He moseys casually out of the engine room, passing the foreman’s desk as he goes. On the desk is a framed photograph of the foreman and his family, with eight young kids smiling back at Wopat from behind the glass. Realizing that he’ll be destroying thousands of lives and, even worse, families in his pursuit of sweet, sweet money, he has a change of heart and goes about putting the engine back together.

However, he never gets the chance, because iceberg! The film then ends pretty much the same way Titanic does, but with Tom Wopat and no Kate Winslet.

Photo credit: RON1EEY via Foter.com / CC BY-ND

Action and/or Adventure, Science Fiction and/or Fantasy

Tom Wopat in: The Matrix Trilogy

as: Morpheus

The Matrix trilogy is kind of a mixed bag. The first flick holds up pretty well, even 15-plus years later, despite how dated the then-cutting edge technology now seems. The sequels are extremely hit-or-miss, however—the action sequences are still impressive (for the most part), but the would-be “philosophy” that runs through the storylines of both The Matrix Reloaded and The Matrix Revolutions seems even weirder and more heavy-handed now than it did at the time.

Another part of the Matrix series that falls into the hit-or-miss category is Laurence Fishburne as Morpheus. As the Merlin to the Arthur that was Keanu Reeves’ Neo, Fishburne delivers the right levels of gravitas in the films’ more serious moments, but his Morpheus seems to have no other setting. Even when things are going well, and he and his crew are celebrating victories over their sentient robot overlords, the erstwhile Cowboy Curtis sports the same dour, unsmiling countenance he wears in the heaviest of the movies’ scenes.

Part of this can surely be chalked up to the writing—the Wachowskis ain’t exactly Shakespeare. But with just a few different choices, Fishburne could’ve given Morpheus more of a “human” side with, you know, emotions and stuff. Reportedly, Gary Oldman and Samuel L. Jackson were also considered for the role. You know where we’re going with this…

"You take the blue pill, and Laurence Fishburne is Morpheus. Take the red pill, and it's Tom Wopat.

“You take the blue pill, and Laurence Fishburne is Morpheus. Take the red pill, and it’s Tom Wopat.

Key Changes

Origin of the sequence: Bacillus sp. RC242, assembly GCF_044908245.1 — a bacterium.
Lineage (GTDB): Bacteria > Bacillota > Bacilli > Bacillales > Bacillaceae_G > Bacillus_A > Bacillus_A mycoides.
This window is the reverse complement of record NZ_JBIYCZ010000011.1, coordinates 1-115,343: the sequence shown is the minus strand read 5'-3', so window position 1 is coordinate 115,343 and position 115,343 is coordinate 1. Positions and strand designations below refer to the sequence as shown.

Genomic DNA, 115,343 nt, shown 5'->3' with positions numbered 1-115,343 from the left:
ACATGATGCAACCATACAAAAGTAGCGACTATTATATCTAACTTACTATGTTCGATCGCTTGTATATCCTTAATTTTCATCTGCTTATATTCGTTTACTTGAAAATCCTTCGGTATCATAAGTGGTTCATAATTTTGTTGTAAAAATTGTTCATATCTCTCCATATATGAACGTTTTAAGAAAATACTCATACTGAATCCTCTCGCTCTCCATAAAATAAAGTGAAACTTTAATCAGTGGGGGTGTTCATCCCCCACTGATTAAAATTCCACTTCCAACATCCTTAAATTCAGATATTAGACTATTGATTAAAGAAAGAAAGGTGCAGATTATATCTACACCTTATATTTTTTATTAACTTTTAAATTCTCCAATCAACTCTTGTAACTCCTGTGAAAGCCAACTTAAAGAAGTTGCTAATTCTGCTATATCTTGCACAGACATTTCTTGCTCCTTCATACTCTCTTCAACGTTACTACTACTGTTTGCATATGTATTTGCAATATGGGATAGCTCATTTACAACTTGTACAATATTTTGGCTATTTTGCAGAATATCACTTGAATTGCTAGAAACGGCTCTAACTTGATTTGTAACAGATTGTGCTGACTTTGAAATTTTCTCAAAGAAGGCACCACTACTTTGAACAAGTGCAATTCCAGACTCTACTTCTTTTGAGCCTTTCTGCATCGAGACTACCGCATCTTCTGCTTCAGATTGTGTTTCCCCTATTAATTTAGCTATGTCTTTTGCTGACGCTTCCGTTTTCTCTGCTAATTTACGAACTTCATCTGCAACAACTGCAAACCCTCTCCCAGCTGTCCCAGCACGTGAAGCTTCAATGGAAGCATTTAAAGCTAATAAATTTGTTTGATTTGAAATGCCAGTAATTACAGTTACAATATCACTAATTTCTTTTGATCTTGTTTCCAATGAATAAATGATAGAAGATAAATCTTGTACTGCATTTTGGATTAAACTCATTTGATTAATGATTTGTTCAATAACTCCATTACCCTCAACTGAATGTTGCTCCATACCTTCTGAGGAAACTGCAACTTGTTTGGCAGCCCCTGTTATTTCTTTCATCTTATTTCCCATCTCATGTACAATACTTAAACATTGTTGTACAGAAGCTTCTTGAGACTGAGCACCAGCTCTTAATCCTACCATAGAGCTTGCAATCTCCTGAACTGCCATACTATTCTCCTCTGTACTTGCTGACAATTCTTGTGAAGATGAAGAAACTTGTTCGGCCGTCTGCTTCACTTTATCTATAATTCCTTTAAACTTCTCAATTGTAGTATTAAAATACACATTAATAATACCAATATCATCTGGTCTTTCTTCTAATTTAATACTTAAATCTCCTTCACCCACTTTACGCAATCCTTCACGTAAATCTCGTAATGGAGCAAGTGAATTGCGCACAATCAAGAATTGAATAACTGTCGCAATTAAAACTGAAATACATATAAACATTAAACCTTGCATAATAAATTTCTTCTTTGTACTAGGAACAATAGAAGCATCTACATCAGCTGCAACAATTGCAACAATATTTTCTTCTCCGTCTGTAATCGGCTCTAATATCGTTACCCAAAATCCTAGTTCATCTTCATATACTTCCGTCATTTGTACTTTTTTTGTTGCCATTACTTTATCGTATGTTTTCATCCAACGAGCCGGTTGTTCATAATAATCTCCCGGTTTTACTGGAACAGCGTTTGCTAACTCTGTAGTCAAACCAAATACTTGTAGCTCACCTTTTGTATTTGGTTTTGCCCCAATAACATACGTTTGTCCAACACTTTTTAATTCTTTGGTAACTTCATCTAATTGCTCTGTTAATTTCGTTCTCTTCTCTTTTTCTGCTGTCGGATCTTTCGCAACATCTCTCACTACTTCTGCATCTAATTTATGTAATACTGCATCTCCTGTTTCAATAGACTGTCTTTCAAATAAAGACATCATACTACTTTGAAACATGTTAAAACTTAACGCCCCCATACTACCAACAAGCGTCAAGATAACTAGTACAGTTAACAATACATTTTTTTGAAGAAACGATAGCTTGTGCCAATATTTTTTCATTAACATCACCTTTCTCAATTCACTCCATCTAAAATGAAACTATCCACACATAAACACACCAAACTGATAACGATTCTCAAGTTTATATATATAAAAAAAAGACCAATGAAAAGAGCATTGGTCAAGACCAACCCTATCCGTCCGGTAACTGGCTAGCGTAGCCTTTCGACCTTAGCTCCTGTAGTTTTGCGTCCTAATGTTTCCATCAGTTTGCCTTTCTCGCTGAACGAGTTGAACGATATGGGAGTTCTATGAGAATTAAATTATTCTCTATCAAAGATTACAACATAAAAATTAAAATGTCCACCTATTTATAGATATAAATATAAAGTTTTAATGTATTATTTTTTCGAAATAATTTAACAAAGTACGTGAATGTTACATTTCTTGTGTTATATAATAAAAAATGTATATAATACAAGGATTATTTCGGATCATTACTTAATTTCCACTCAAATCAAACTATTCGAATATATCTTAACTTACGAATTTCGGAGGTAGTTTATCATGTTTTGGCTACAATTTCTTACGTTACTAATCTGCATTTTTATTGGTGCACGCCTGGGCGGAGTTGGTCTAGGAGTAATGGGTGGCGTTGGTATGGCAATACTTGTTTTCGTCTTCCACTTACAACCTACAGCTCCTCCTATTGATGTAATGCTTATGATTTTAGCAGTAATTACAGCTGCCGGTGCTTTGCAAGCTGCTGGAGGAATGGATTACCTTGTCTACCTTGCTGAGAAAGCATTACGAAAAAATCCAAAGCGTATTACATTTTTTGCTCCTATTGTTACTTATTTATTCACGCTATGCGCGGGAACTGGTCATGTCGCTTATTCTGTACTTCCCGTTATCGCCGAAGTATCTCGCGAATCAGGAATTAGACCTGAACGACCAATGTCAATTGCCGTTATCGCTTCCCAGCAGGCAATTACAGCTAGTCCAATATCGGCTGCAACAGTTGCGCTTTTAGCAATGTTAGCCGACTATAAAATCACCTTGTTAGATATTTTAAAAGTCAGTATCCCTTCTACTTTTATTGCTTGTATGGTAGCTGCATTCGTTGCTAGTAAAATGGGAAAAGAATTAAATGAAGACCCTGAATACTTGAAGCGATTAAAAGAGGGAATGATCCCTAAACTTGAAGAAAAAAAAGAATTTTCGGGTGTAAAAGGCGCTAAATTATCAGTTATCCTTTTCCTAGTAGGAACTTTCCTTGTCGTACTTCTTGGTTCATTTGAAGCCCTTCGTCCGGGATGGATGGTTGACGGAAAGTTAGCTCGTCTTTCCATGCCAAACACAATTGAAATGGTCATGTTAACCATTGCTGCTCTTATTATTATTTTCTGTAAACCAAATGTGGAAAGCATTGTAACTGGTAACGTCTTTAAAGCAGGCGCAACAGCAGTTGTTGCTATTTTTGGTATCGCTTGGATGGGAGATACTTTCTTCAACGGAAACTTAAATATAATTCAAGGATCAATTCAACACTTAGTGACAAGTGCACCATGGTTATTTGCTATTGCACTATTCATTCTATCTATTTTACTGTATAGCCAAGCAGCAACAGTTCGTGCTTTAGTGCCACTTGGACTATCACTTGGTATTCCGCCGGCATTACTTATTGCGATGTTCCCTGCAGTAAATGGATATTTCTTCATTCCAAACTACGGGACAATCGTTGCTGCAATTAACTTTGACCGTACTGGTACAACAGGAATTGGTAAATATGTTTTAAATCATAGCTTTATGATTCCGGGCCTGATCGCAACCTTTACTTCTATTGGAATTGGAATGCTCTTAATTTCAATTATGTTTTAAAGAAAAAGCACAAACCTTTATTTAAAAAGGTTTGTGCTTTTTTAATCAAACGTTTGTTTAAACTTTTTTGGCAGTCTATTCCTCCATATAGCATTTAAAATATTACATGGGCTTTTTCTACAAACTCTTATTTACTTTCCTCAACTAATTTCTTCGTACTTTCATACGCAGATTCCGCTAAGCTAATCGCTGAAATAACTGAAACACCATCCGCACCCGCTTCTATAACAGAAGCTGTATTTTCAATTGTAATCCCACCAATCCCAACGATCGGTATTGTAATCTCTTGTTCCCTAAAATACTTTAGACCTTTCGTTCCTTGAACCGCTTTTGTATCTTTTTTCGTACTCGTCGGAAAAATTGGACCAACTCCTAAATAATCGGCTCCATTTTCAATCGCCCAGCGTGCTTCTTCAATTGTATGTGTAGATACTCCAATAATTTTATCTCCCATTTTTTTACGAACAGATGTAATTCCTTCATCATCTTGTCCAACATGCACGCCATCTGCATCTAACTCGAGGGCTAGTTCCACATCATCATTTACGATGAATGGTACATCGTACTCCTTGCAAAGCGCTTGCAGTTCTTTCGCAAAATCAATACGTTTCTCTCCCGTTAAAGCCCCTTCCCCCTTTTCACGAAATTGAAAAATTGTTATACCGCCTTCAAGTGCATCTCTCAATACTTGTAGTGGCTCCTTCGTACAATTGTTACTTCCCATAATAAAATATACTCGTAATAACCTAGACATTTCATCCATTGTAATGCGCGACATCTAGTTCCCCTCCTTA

Tom Wopat would’ve been just the guy to play Morpheus. He’s got the dramatic chops The Matrix’s heavy scenes require, and the sense of humor he’s displayed in The Dukes of Hazzard, Cybill, and other roles would’ve made the character more rounded and more likable.

That being said, Wopat just wouldn’t look as cool in the role as Fishburne did. Fishburne lent an unmistakable style to the role, with his shaved head and mirrored pince-nez sunglasses. Wopat’s Morpheus would almost certainly have had hair (who would ask him to shave that glorious mane?), but it would’ve had to be something unique to make him more visually distinct from the similarly dark-haired Reeves. And it’s hard to imagine that anyone other than Fishburne could’ve pulled off the aforementioned shades, so Wopat’s Morpheus would’ve had to sport a different look—perhaps mirrored Ray-Ban aviators?

As the two actors are roughly the same height and build, the fight scenes could’ve stayed mostly the same. Wopat is ten years older than Fishburne, but in the world of The Matrix films, this wouldn’t matter—as Morpheus explicitly says in the first flick, “Do you believe that my being stronger or faster has anything to do with my muscles, in this place?” In the Matrix of The Matrix, age is irrelevant; all it takes to be a world-class kung fu master is the knowledge that nothing around you is really real—that there is no spoon.

*Whoa*

Photo credit: Philip Taylor PT via Foter.com / CC BY-SA

Drama, Musicals, Original Wopatizations

Tom Wopat in: Walk the Line 2 (An Original Wopatization… sort of)

as: Johnny Cash

Johnny Cash is one of the most influential and enduring figures in American music. His distinctive voice and outlaw image made him popular with fans of all music genres, and he remains one of the best-selling recording artists in country music, year in and year out, over a decade after his death. Walk the Line, a film based on Cash’s early life and relationship with fellow singer June Carter was released in 2005 to much critical and commercial success.